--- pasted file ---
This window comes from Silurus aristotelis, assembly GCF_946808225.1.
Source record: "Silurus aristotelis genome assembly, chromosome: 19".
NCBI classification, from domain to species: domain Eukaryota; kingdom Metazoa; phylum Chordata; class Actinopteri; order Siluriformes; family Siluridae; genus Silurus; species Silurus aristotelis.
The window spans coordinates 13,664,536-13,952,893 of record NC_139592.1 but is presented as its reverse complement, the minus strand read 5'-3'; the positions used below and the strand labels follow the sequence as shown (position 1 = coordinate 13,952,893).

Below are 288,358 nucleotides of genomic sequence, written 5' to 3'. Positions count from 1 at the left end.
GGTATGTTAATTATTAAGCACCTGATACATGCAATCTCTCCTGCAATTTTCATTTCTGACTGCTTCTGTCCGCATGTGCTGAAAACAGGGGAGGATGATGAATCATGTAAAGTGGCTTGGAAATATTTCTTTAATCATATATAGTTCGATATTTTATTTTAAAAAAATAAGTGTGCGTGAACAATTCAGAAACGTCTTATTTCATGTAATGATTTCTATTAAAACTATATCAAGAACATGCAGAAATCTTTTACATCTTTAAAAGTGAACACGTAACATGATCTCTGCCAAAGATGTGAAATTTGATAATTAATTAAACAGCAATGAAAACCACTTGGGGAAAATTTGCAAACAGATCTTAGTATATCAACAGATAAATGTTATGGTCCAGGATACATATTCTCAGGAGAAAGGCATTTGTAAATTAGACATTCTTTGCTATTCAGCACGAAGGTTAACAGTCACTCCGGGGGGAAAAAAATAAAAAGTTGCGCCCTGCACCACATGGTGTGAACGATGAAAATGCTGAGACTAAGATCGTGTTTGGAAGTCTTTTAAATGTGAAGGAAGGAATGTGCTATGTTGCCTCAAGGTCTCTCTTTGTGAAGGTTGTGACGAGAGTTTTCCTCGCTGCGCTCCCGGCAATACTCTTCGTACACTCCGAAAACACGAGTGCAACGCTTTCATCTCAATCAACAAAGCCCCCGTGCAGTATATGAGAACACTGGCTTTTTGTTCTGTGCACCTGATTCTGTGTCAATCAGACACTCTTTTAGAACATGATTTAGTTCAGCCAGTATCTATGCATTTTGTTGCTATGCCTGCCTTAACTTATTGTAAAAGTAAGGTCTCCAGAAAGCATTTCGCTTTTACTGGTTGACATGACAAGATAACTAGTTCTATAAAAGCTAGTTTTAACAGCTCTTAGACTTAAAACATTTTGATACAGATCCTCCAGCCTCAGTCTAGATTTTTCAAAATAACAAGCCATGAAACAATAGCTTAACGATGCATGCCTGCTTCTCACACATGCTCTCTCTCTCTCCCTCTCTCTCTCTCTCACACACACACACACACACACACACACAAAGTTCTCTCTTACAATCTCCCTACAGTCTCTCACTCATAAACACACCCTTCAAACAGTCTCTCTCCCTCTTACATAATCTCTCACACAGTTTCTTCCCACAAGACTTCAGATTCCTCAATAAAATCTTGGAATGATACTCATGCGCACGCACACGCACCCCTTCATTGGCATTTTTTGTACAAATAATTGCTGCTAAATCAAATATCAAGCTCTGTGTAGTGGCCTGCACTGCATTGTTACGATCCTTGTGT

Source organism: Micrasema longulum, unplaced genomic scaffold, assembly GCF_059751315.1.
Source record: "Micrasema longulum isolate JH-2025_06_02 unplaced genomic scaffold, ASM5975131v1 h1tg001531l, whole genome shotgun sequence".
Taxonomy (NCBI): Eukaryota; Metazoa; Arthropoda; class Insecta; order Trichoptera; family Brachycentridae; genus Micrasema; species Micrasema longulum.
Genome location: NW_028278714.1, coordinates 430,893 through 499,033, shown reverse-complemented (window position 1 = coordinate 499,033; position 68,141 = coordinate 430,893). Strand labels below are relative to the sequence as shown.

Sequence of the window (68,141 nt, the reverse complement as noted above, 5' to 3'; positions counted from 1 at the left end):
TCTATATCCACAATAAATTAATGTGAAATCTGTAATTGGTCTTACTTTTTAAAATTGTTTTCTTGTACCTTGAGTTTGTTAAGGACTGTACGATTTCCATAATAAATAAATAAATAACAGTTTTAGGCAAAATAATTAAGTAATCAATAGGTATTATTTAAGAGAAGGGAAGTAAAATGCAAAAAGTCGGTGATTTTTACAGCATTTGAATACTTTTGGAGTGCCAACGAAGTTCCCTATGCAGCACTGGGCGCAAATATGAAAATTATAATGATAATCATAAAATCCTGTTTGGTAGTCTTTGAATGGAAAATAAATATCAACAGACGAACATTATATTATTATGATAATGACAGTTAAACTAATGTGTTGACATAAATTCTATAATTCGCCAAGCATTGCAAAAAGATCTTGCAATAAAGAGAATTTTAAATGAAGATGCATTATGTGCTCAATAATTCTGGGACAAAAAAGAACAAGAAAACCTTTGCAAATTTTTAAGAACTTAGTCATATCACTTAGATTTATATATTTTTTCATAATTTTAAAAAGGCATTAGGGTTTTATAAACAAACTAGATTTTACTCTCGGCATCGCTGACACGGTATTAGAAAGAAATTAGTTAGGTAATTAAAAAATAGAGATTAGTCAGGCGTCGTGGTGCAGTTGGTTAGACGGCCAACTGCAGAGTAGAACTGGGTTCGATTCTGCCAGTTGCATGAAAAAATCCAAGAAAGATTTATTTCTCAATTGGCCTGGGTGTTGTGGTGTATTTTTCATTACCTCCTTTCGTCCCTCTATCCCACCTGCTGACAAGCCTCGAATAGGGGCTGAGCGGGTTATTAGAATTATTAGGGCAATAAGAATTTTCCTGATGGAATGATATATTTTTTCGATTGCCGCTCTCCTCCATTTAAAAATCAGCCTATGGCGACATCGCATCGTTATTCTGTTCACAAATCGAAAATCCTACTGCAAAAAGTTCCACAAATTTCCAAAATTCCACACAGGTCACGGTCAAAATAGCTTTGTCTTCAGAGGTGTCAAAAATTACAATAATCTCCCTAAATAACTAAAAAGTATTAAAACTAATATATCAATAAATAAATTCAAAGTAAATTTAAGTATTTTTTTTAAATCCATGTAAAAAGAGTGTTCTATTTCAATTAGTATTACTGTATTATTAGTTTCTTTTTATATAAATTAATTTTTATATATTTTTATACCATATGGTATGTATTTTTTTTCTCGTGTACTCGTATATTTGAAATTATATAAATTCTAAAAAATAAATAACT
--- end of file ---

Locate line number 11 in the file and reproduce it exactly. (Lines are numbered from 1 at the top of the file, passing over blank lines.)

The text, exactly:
Sequence of the window (68,141 nt, the reverse complement as noted above, 5' to 3'; positions counted from 1 at the left end):